Could you ever convert to a different religion? What would you miss if you did?
What are the exclusive truth claims that you hold to in your religion?
What’s more important: A book about interfaith dialogue for adults or a children’s book about multiple religions?
How much do you know about the teachings and practices of Judaism and Islam?
These are some of the questions that are shaping the conversation in an adult education class I’m leading at our local Lutheran congregation this winter. The conversations are centered around the book, The Faith Club: A Muslim, A Christian, A Jew – Three Women Search for Understanding. I have used this book with first year college students in the past, and am using it with a group of fellow Lutherans to spark reflection on these kinds of questions, as well as a window into learning the basics of the Abrahamic traditions.
The book was spurred on by Ranya Idliby’s concerns and frustrations immediately after the September 2001 terrorist attacks on the U.S. She writes on page 5:
“The terror of September 11th turned my alienation and frustration into anger at those who had invoked Islam to justify such heinous crimes. I felt an urgent need to do something. I could no longer be apathetic; I could no longer resign myself to just accepting the prevailing image of Islam, if only for the sake of my children. Wouldn’t it be wonderful, I thought, to find a Christian and Jewish mother to write a children’s book with me that would highlight the connections within Judaism, Christianity, and Islam.”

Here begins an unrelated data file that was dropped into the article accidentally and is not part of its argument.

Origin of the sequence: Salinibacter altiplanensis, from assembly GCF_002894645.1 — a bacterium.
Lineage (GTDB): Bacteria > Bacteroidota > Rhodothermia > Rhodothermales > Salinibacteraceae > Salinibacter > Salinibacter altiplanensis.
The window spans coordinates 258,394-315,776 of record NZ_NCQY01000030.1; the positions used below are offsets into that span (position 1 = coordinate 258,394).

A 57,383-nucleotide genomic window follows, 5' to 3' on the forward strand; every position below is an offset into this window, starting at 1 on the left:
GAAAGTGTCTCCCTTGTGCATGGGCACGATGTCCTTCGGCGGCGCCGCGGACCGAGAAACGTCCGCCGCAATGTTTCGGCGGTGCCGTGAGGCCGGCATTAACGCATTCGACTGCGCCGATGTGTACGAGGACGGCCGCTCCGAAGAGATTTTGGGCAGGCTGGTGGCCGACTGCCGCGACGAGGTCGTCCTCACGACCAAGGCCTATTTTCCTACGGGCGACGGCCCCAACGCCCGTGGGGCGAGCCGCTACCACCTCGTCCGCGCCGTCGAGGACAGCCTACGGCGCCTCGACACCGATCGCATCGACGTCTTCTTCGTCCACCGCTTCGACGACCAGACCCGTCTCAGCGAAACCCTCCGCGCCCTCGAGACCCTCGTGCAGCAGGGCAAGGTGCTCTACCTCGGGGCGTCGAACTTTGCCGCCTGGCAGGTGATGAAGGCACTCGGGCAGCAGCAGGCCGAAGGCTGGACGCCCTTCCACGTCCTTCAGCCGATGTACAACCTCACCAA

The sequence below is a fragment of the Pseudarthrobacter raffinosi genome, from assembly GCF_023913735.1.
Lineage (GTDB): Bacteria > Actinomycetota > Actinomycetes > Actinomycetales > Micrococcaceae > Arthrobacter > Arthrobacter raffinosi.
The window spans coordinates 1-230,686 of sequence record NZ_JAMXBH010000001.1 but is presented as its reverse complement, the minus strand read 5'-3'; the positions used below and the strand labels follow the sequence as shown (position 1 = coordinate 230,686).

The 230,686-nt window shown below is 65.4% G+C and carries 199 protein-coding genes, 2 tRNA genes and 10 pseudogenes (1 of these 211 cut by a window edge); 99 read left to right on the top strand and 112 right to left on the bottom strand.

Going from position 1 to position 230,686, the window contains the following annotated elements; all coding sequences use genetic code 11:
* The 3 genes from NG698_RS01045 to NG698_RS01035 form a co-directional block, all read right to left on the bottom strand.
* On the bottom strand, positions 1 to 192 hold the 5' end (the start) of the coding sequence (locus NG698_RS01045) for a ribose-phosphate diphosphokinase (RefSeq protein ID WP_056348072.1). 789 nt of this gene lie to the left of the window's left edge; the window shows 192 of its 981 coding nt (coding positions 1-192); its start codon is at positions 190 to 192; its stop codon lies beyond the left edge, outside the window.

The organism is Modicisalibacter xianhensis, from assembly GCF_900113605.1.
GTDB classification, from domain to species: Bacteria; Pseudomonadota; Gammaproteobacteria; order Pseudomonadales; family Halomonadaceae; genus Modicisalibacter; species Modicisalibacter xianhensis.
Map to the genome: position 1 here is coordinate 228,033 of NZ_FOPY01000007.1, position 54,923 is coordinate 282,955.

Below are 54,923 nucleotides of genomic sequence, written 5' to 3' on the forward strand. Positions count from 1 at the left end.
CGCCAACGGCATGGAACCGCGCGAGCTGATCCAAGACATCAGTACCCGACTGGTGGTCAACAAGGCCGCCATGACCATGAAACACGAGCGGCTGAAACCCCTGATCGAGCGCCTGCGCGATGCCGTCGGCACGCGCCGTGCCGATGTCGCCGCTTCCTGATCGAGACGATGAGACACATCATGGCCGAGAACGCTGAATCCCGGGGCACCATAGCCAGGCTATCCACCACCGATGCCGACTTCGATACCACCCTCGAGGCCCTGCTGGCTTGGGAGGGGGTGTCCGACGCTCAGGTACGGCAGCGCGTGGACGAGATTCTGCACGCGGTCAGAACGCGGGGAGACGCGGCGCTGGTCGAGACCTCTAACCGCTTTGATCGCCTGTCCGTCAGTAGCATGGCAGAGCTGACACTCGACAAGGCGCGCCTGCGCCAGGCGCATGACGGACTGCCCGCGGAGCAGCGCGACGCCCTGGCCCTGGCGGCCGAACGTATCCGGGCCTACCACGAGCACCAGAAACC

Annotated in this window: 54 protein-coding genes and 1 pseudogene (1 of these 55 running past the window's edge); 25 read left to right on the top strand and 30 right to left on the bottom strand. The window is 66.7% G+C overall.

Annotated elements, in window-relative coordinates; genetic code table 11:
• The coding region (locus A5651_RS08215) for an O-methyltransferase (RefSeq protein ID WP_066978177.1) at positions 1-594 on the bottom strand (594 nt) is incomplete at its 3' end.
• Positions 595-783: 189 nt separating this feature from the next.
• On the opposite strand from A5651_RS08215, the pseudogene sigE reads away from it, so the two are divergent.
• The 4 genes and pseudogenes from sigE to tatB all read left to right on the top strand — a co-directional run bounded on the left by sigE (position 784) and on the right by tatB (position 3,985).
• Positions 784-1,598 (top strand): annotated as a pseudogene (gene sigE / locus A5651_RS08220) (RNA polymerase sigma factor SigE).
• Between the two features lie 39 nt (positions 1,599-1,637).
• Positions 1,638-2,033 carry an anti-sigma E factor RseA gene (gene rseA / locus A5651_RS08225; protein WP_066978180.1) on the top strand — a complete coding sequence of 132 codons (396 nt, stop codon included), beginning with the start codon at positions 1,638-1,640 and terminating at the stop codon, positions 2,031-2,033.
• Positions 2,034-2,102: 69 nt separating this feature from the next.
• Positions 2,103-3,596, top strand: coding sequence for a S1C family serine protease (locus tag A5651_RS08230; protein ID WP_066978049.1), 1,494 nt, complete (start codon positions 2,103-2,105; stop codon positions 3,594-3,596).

Every day, week, month, and year present us with new reasons as to why learning about other religions and engaging in conversation with people who are different than you matter. Whether it’s Wheaton College’s dispute with a faculty member about her solidarity hijab and claim that Muslims and Christians worship the same God, or a presidential candidate’s call to ban all Muslims from entering the country, interfaith cooperation (and the lack thereof) is a centerpiece of so much news.
In December 2015, the Public Religion Research Institute reported that 36% of those surveyed said that they had not had a conversation with someone who is a Muslim in the past twelve months, and 26% said they had seldom had such a conversation. That’s 62% of people in this country who seldom or never talk to anyone who is Muslim.
No wonder stereotypes and prejudice run away with our fears.
In this new year, take the opportunity to learn about other religions and other people in your community. Here is a great round-up of books to get you started.
It can only help.